Our lack of cybersecurity talent is a national crisis. Simply put, we do not have enough people to fix and protect our networks today or for the foreseeable future. According to the website www.cyberseek.org, there are currently 504,316 total cybersecurity job openings in the United States. This represents a significant increase from the 313,000 openings in 2019. The Bureau of Labor Statistics has forecasted the cybersecurity job market to continue this increase by 32% by the year 2028.
What I know to be true is that we have a talent pipeline problem. This is not a dig on anyone but there are merely not enough individuals joining the cybersecurity workforce each year. The good news is there are several pathways for someone to gain access. There are traditional paths where candidates obtain college degrees and more non-traditional paths such as apprenticeship or boot camp style training. Each path has seen an increase annually, but we must do more.
Here are my suggestions to be better:
- Start earlier – We must increase the amount of curriculum and opportunities for middle and high school students to engage in the space. There are several schools throughout the country who have embraced teaching their students the basics of cybersecurity. Teachers are using a combination of free and paid curriculum by organizations like CISCO Networking Academy and Project Lead the Way. By connecting students to good learning opportunities earlier they will have a higher likelihood of pursuing a career and choose the best path to get there.
- Train teachers – The challenge for most districts is finding a qualified technical instructor and the ability to pay their salary. As you have already read. Industry is short-staffed, and the salaries are amazing so how can a school compete. Districts can embrace the world of apprenticeship to “upskill” their staff and organically grow their own talent pipeline.
- Gamify learning – I have four children with three of them being boys. Each one of them, and in all honesty, myself, love video games. We each play when we have free time and we also follow our favorite games and competitive players through the growing world of eSports. eSports offers live streaming of competitions on several different websites/apps. I would bet on any given Sunday there are more people watching online video games than the NFL, NHL, NBA, and MLB. To sweeten the pot, colleges have embraced eSports and now offer scholarships for some of the top tier talent in the world. Imagine telling your child they can go to college free and they get to play video games. Our recently launched hacking competition is designed to gamify cybersecurity in a fun and easy way for individuals or teams to learn.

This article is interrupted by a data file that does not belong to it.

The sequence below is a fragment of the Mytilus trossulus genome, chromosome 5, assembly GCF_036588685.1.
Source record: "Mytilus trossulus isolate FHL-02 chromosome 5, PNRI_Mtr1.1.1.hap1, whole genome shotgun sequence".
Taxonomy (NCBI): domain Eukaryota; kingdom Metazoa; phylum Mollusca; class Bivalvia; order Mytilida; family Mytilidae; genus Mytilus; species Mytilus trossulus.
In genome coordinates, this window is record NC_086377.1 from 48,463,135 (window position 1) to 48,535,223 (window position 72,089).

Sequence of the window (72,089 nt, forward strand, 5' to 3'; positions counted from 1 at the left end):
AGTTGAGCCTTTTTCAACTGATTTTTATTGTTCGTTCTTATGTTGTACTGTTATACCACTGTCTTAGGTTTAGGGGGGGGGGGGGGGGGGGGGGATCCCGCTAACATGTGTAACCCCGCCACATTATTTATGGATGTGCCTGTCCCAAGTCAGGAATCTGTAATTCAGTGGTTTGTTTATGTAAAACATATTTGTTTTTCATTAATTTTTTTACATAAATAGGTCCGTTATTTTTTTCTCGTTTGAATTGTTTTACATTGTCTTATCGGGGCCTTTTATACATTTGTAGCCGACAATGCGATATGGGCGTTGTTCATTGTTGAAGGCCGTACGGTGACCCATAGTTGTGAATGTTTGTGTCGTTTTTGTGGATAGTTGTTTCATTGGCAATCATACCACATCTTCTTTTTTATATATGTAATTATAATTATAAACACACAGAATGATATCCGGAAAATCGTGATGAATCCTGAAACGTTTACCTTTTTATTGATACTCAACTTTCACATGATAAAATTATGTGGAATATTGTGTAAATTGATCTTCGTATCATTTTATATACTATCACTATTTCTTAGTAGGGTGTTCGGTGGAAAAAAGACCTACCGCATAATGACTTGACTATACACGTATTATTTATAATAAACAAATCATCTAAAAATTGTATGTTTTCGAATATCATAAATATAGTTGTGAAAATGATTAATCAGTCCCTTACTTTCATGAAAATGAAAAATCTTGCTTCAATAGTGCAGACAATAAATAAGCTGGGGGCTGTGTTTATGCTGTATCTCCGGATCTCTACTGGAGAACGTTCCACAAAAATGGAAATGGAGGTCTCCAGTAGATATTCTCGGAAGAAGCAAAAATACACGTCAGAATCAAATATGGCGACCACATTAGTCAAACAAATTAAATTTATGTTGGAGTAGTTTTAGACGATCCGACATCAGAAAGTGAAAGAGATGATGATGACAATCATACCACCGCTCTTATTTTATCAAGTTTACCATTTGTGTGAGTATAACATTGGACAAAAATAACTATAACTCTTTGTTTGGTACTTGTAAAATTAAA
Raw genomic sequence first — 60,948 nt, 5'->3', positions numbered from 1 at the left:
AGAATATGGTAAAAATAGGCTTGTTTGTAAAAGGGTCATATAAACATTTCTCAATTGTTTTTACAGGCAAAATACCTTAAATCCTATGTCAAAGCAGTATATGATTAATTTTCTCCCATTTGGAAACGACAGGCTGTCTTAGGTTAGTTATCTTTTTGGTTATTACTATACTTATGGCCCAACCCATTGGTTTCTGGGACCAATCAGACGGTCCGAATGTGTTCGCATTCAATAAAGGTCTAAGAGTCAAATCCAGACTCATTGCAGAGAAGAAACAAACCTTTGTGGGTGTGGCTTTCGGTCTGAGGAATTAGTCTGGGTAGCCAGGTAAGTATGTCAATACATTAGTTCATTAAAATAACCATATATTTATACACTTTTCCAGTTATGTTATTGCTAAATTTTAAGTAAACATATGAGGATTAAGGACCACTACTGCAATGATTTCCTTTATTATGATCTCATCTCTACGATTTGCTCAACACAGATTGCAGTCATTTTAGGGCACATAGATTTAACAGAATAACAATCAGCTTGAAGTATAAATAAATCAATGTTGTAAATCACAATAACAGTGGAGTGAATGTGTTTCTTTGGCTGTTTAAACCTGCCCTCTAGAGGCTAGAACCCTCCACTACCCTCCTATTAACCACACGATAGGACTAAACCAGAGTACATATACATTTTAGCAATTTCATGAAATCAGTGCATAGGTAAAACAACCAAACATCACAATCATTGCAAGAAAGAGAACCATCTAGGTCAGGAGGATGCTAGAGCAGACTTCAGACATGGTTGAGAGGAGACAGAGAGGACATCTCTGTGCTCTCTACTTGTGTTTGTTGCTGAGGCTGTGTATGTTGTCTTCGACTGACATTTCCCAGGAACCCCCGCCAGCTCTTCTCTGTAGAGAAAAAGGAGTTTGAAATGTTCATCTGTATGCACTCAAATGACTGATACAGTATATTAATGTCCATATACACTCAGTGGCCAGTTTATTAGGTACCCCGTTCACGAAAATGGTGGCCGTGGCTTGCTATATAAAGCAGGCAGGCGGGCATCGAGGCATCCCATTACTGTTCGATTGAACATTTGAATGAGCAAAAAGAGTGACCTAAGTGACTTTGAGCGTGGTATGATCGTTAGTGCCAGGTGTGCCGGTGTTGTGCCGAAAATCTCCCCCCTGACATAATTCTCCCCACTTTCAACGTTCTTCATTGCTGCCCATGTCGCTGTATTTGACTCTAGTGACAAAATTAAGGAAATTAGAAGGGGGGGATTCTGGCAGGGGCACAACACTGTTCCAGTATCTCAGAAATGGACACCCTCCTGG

- Determine Entry-Level – The cybersecurity industry is big. There are multiple layers, several job titles, and a massive list of skills required to gain entry. This makes it hard to narrow down what an individual should learn and what someone like us should teach. We can measure aptitude, desire, and reliability, but we must understand the basic technical requirements companies are seeking. This isn’t solely a CyberUp challenge because we and most higher education institutions are guessing a bit on where we start training. Hiring managers help us help you and tell us what right looks like!
- Examine current openings – The country saw nearly 200,000 people increase in job openings in the past 12 months. We have a breakdown of the types of job openings, but we do not have a rundown of the experience level required for those roles. If 300,000 jobs of those listed require over 5 years’ experience but there are not enough people with those requirements, maybe we should look at how we change that. Can we make more roles, divide up the tasks to multiple individuals, and still meet mission requirements? It is more rhetorical, but the answer is yes. We can train and educate thousands of people annually, but we cannot jump them to a five-year professional. Let’s get creative and find ways to change that number.
- Embrace apprenticeship – We are probably a bit partial to this one because of our own apprenticeship program, but that is because we know it works. Do not let the word scare you. We make adoption easy and have shown time and time again to employers it is a viable option for hiring. There are several options to make it work and I assure you it can be done within the realm of your companies hiring practices.
As we kick-off 2020, CyberUp has a big year ahead. What you just read are my opinions, but they are also the priorities for our organization. We are working diligently each day to cultivate the cybersecurity talent pipeline. Over the next few months, you will see some exciting announcements like our hacking competitions and hiring partners, but you will also recognize a change in how we talk about ourselves. We must be better as an organization, an industry, and a country in growing the workforce. Our digital lives and our national security depend on getting as close as we can to full employment. If you want to be part of the conversation reach out to me personally at firstname.lastname@example.org and let’s find a way to be better together. Hooah!